A reader's first strong indication of JFREJ's inner core comes in its recent declaration in support of the official sponsorship by Brooklyn College of the BDS movement. No, "JFREJ has not taken an organizational position regarding BDS because it falls outside our focus area," it says. On the other hand, JFREJ holds, BDS must be given freedom of speech at Brooklyn College. Freedom of speech ? Somehow JFREJ forgets that nobody ever tried to prevent BDS from holding its meeting at the College. The controversy arose because Jewish students objected to official College endorsement of the event, of using public resources to promote the BDS hate speech. (I have here written about the incident.) So it would seem that more than freedom of speech here is what JFREJ is after.
Now consider this statement: "JFREJ has not taken an organizational position regarding BDS because it falls outside our focus area." Brilliant, isn't it. On the one hand, no, we have not endorsed BDS, so all you right-wingers are liars if you say we have. On the other hand, wink wink, you know where we stand, don't you. I suppose this is what lawyers call the need for deniability.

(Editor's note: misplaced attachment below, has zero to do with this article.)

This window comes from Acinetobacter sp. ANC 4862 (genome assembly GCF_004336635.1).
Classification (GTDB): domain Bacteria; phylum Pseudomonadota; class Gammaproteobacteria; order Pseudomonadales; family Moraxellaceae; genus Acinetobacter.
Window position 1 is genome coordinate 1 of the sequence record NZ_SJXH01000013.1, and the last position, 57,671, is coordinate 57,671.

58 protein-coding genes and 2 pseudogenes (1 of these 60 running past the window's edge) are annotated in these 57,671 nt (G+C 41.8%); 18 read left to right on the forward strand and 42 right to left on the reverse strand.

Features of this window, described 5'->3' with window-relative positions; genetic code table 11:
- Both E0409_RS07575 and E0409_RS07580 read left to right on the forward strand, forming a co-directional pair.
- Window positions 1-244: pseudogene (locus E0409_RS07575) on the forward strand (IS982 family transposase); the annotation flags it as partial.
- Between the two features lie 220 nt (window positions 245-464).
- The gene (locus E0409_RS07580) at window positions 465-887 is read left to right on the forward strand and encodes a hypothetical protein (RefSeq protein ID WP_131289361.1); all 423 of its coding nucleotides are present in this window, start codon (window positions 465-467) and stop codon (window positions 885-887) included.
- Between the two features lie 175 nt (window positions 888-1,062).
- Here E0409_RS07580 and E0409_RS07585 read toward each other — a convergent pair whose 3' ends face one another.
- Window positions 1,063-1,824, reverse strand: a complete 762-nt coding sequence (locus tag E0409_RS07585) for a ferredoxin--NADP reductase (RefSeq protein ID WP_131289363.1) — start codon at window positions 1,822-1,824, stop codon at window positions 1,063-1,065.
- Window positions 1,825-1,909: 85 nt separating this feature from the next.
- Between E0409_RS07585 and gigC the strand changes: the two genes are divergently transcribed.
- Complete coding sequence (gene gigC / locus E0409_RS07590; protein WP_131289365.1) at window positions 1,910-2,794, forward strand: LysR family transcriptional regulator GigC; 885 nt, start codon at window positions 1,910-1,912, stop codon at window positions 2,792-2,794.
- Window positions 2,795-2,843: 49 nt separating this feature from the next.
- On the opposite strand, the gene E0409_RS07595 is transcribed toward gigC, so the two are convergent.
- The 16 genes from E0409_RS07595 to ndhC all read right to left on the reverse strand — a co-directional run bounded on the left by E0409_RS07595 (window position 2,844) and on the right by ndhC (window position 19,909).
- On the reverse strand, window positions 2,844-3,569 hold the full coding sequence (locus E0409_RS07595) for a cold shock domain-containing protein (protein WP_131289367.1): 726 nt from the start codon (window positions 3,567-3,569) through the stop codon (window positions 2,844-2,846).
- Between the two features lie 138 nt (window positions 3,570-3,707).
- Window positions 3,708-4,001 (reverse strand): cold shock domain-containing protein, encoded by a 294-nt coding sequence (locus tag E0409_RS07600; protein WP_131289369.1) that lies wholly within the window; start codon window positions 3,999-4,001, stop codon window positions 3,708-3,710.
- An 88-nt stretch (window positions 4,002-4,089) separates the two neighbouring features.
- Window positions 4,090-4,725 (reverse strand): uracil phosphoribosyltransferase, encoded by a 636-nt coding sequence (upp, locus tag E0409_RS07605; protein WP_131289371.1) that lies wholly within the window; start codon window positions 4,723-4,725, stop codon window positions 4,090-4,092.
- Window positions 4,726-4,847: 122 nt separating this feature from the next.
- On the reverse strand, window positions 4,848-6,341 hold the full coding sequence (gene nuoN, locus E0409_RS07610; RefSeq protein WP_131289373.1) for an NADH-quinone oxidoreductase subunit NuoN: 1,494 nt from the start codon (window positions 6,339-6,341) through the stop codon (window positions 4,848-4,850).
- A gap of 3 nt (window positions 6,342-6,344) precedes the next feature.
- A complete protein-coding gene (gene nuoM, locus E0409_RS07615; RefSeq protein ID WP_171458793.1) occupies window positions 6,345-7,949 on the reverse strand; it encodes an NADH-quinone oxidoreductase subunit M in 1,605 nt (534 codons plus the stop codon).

Moving right along ...
Marjorie Dove Kent is the current Executive Director of JFREJ. She has concluded what she calls a study of Zionism and Palestinian nationalism, entitled What Happened Before That. The booklet mentions Theodor Herzl, the founder of modern Zionism, a number of times. But there is no mention at all of Mohammad Amin al-Husayni, onetime Mufti of Jerusalem and arguably the founder of the modern Palestinian nationalist movement. Al-Husayni of course gets airbrushed out of this kind of literature, for obvious reasons.
Of the many howlers in her opus, this one, in particular, caught my attention:
Something that gets left out of this history all the time: During the “conquest of labor” stage, Jews were imported from Yemen by Zionists in Palestine to perform unskilled labor in the place of Palestinian Arabs.
Though they were Jewish, they were not included in the Kibbutz settlements. These were exclusively Eastern-European institutions. Remember – Zionism developed during the same time as modern racism and embodied racist ideology in many forms. The deliberate exclusion of Mizrahi Jews from the economic opportunities arising for other Jews created inequalities that still play out in Israeli life today.